As Einstein pointed out, you can’t solve a problem by using more of the thinking that created it. What’s more, the solutions to really intransigent problems usually have to be found by asking questions about the most basic assumptions that undergird the thinking that created them. One of Einstein’s odder contemporaries, the irrepressible Charles Fort, put it this way: “It is by thinking things that schoolboys know better than to think that discoveries are made.”

For most of two thousand years, to cite a useful example, astronomers across the western half of Eurasia had tried to make sense of the motions of the planets under the assumption that the sun, moon, and planets moved in circles. The result, as observations piled up, was a vast creaking mechanism of epicycles, eccentrics, and equants—geometrical gimmicks intended to force circles into copying the simple and elegant motions of the heavens. It took a mystical astrologer named Johannes Kepler, who’d brooded over Renaissance sacred geometry for decades, to see through the clutter, realize that the planets moved in ellipses rather than circles, and send the whole lumbering mass of fudge factors into history’s compost heap.

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Solutions Only Arise Outside the Status Quo

Solutions Only Arise Outside the Status Quo

Solutions are only possible outside these ossified, self-serving centralized hierarchies.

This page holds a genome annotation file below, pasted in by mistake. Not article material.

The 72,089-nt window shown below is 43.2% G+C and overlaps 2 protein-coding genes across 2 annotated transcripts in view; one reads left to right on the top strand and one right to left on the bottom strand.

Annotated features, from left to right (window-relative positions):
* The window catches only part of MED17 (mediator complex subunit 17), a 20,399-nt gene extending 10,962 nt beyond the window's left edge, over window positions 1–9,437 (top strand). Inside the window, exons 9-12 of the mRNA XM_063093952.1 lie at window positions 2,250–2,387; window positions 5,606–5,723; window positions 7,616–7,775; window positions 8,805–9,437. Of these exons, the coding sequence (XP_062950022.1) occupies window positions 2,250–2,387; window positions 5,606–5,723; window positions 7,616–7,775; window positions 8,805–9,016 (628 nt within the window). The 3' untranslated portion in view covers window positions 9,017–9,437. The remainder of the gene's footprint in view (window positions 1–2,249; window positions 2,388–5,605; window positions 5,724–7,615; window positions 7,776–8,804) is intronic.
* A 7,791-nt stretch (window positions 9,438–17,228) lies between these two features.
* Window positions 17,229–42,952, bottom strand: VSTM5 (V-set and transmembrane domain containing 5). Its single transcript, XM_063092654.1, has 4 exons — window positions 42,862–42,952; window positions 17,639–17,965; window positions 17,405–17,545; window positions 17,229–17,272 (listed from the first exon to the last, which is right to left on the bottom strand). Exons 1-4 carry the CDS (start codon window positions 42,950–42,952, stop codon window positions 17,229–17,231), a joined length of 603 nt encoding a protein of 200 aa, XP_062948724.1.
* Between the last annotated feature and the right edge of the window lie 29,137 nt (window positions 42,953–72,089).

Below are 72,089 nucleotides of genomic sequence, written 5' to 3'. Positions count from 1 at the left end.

Correspondent Dan F. asked me to reprint some posts on solutions to the systemic problems I’ve outlined for years, most recently in How Much Longer Can We Get Away With It? and Checking In on the Four Intersecting Cycles. I appreciate the request, because it’s all too easy to dwell on what’s broken rather than on the difficult task of fixing what’s broken.

I’ve laid out a variety of solutions to structural problems in my many books, and I’ll attempt a brief synthesis in this post.

1. The dynamics of stagnation are built into the system. Centralized systems optimize specific solutions to a specific set of problems that prompted the development of the system.

In the U.S., the empire that resulted from the global effort to win World War II and the Cold War competition with the Soviet Union spawned centralized bureaucracies to manage the complexities and budgets of this new era.